IDEAS home Printed from
   My bibliography  Save this book chapter

Mining, Paternalism and the Spread of Education in the Congo Since 1920

In: Cliometrics of the Family


  • Dácil Juif

    (Universidad Carlos III)


This study adds the case of a Belgian colony to a literature that has mainly focussed on differences in school enrolment between French and British African territories. While most studies emphasize the supply side, especially the constraints on missionary activity, we highlight the role of demand from the colonial mining industry. We use various primary sources to assess quantitatively and qualitatively the development of school enrolment in the Congo since 1920. We show that the regional inequality in education that crystallized in colonial times persisted decades after independence. The provincial disparities are used as a point of departure to explain how the mining industry worked as a catalyst for the expansion of primary school enrolment. The paternalistic policy of “stabilization”, i.e. of permanent settlement of workers and their families near the work sites, introduced by the Union Minière du Haut Katanga as well as by most concessionary companies in the Belgian Congo in the mid-1920s, went hand in hand with high investments in primary schooling. The aim of the industry was to save expenses on recruitment and European labour and to make investments in miners’ and their children’s education profitable.

Suggested Citation

  • Dácil Juif, 2019. "Mining, Paternalism and the Spread of Education in the Congo Since 1920," Studies in Economic History, in: Claude Diebolt & Auke Rijpma & Sarah Carmichael & Selin Dilli & Charlotte Störmer (ed.), Cliometrics of the Family, chapter 0, pages 305-332, Springer.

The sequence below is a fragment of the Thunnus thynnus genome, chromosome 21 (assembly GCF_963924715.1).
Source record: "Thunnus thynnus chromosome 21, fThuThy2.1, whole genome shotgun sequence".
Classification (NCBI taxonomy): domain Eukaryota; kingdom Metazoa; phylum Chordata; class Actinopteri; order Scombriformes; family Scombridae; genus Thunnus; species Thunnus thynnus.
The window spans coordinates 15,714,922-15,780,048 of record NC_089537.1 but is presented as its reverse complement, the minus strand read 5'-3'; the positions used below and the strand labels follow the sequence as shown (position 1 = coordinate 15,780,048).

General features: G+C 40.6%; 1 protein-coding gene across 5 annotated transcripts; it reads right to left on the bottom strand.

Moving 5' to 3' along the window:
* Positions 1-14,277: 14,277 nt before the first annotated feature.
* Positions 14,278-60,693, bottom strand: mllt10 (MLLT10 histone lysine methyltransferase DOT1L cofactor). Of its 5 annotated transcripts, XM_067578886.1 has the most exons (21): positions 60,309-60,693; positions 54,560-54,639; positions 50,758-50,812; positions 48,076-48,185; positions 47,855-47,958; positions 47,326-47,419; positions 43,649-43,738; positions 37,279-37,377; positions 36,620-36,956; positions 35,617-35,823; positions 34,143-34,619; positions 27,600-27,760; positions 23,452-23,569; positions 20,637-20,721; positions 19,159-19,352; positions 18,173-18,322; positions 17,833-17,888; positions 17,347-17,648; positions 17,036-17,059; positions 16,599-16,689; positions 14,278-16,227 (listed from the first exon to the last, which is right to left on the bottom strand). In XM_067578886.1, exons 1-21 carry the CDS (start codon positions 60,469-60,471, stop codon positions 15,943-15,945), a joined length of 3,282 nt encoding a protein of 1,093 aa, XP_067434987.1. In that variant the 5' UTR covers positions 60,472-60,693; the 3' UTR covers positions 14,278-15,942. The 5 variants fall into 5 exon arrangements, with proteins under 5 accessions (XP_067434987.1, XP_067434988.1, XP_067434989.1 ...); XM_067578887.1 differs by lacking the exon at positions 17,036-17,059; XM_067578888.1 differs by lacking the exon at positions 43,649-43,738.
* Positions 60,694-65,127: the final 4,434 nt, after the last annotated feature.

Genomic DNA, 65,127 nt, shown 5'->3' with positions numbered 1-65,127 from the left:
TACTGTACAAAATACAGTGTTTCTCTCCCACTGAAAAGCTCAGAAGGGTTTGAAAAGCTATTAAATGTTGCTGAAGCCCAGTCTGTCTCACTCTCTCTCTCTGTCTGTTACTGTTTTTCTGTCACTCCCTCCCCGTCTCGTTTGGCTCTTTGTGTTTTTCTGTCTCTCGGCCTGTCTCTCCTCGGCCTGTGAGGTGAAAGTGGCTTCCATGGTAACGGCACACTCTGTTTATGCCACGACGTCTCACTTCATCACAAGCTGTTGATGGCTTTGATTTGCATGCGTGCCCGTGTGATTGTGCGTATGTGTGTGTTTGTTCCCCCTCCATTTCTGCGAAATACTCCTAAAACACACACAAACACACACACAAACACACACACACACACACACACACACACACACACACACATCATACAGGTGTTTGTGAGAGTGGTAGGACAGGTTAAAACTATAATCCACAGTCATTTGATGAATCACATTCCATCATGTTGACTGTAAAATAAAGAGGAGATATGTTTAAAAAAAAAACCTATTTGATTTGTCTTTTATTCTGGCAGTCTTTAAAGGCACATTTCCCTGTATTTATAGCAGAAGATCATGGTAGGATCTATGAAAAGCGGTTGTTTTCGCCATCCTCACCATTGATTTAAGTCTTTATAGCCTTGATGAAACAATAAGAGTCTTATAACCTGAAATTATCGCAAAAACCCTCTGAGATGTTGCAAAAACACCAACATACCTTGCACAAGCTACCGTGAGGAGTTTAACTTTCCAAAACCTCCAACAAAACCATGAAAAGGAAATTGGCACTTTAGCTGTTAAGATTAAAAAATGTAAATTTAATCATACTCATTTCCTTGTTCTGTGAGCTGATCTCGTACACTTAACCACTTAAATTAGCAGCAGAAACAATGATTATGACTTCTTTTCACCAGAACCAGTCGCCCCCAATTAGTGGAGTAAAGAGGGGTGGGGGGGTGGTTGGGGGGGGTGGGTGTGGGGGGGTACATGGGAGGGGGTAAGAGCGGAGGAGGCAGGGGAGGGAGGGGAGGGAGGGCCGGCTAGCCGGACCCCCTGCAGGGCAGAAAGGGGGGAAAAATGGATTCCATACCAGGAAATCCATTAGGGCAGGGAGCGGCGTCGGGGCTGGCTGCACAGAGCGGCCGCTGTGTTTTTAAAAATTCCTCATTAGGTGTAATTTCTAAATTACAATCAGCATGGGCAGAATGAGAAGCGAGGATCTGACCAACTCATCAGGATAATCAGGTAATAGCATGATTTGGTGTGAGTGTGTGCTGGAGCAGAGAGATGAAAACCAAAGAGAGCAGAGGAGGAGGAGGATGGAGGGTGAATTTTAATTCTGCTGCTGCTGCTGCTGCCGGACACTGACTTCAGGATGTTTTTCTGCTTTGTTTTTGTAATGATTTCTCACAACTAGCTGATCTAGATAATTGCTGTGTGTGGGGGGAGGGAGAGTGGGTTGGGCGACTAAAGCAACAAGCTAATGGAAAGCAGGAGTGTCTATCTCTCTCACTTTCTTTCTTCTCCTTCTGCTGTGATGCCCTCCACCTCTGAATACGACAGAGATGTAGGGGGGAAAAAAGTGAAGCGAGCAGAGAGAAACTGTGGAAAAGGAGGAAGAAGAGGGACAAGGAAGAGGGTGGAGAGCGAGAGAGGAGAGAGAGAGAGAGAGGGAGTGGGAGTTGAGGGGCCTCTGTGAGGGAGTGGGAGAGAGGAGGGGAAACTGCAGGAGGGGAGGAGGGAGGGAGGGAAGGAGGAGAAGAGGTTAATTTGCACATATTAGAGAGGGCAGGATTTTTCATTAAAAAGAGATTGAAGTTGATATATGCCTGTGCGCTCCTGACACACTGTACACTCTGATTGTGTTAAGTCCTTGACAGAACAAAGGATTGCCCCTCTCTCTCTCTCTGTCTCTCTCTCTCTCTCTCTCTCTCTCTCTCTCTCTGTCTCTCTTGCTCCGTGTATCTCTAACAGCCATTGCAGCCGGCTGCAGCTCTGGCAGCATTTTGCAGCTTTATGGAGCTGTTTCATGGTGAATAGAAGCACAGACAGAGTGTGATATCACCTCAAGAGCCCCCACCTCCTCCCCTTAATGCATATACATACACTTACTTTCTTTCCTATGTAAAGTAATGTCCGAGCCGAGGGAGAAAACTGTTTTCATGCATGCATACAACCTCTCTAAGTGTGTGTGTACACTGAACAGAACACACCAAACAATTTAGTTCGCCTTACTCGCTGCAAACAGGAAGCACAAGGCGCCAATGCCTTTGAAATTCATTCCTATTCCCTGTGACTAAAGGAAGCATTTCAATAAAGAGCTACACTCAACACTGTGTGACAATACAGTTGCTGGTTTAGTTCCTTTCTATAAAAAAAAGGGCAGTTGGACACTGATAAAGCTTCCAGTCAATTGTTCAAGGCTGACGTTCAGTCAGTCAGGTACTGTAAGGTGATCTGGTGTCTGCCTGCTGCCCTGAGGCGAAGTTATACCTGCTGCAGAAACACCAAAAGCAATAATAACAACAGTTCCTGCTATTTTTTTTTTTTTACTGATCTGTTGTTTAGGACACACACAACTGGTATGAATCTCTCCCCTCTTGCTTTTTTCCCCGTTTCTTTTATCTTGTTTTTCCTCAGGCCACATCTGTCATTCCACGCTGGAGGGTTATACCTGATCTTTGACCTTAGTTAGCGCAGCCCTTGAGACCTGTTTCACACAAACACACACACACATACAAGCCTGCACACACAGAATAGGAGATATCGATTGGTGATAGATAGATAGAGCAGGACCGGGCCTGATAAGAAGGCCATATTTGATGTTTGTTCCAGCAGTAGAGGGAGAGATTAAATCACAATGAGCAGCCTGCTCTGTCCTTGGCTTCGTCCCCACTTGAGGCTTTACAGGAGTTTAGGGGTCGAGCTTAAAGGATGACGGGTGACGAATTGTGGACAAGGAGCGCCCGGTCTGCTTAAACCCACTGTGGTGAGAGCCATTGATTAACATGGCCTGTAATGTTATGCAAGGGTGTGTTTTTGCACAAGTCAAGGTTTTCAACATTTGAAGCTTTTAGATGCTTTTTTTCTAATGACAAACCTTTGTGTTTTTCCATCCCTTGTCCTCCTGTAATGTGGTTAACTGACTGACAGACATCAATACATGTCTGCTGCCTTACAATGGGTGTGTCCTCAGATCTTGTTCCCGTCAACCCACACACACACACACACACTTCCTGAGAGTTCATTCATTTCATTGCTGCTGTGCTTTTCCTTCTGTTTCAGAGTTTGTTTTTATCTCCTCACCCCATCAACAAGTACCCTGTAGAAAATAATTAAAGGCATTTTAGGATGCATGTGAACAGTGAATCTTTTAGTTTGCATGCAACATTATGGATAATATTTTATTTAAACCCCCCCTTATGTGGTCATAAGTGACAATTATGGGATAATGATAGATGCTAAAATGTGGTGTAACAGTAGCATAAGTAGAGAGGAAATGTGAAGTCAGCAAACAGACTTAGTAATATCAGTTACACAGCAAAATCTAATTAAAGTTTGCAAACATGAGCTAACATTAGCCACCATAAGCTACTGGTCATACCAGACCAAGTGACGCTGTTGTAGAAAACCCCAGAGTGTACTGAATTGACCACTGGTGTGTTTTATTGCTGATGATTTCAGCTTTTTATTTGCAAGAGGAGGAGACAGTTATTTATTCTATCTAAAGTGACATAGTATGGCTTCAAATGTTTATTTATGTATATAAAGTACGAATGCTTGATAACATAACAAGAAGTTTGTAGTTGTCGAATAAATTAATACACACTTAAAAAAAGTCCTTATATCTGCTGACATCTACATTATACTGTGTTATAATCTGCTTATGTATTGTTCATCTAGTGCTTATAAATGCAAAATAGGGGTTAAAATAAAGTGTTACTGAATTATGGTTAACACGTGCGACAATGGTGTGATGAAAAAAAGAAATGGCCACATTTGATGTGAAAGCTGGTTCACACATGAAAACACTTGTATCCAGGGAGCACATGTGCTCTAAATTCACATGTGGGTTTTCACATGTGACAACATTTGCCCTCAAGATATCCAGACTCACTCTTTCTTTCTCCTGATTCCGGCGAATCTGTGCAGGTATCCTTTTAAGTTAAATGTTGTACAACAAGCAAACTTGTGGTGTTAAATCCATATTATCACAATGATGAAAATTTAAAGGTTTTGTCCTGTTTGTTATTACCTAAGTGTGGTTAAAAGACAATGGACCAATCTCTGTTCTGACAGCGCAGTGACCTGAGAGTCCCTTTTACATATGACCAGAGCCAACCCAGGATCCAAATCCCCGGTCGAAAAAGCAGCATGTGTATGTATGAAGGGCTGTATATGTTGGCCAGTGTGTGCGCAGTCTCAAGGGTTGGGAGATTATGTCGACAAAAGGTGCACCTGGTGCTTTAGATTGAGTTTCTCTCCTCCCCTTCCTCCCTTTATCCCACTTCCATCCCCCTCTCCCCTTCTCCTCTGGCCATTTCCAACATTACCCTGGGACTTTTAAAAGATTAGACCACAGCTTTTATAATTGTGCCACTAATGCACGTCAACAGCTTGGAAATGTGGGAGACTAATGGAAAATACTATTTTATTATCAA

• Handle: RePEc:spr:stechp:978-3-319-99480-2_13
    DOI: 10.1007/978-3-319-99480-2_13

    Download full text from publisher

    To our knowledge, this item is not available for download. To find whether it is available, there are three options:
    1. Check below whether another version of this item is available online.
    2. Check on the provider's web page whether it is in fact available.
    3. Perform a search for a similarly titled item that would be available.

    Other versions of this item:

    More about this item


    Paternalism; Human capital; Inequality; Congo;
    All these keywords.

    JEL classification:

    • N27 - Economic History - - Financial Markets and Institutions - - - Africa; Oceania
    • N37 - Economic History - - Labor and Consumers, Demography, Education, Health, Welfare, Income, Wealth, Religion, and Philanthropy - - - Africa; Oceania
    • N47 - Economic History - - Government, War, Law, International Relations, and Regulation - - - Africa; Oceania
    • N57 - Economic History - - Agriculture, Natural Resources, Environment and Extractive Industries - - - Africa; Oceania
    • N97 - Economic History - - Regional and Urban History - - - Africa; Oceania


    Access and download statistics


    All material on this site has been provided by the respective publishers and authors. You can help correct errors and omissions. When requesting a correction, please mention this item's handle: RePEc:spr:stechp:978-3-319-99480-2_13. See general information about how to correct material in RePEc.

    For technical questions regarding this item, or to correct its authors, title, abstract, bibliographic or download information, contact: . General contact details of provider: .

    If you have authored this item and are not yet registered with RePEc, we encourage you to do it here. This allows to link your profile to this item. It also allows you to accept potential citations to this item that we are uncertain about.

    We have no bibliographic references for this item. You can help adding them by using this form .

    If you know of missing items citing this one, you can help us creating those links by adding the relevant references in the same way as above, for each refering item. If you are a registered author of this item, you may also want to check the "citations" tab in your RePEc Author Service profile, as there may be some citations waiting for confirmation.

    For technical questions regarding this item, or to correct its authors, title, abstract, bibliographic or download information, contact: Sonal Shukla or Springer Nature Abstracting and Indexing (email available below). General contact details of provider: .

    Please note that corrections may take a couple of weeks to filter through the various RePEc services.

    IDEAS is a RePEc service hosted by the Research Division of the Federal Reserve Bank of St. Louis . RePEc uses bibliographic data supplied by the respective publishers.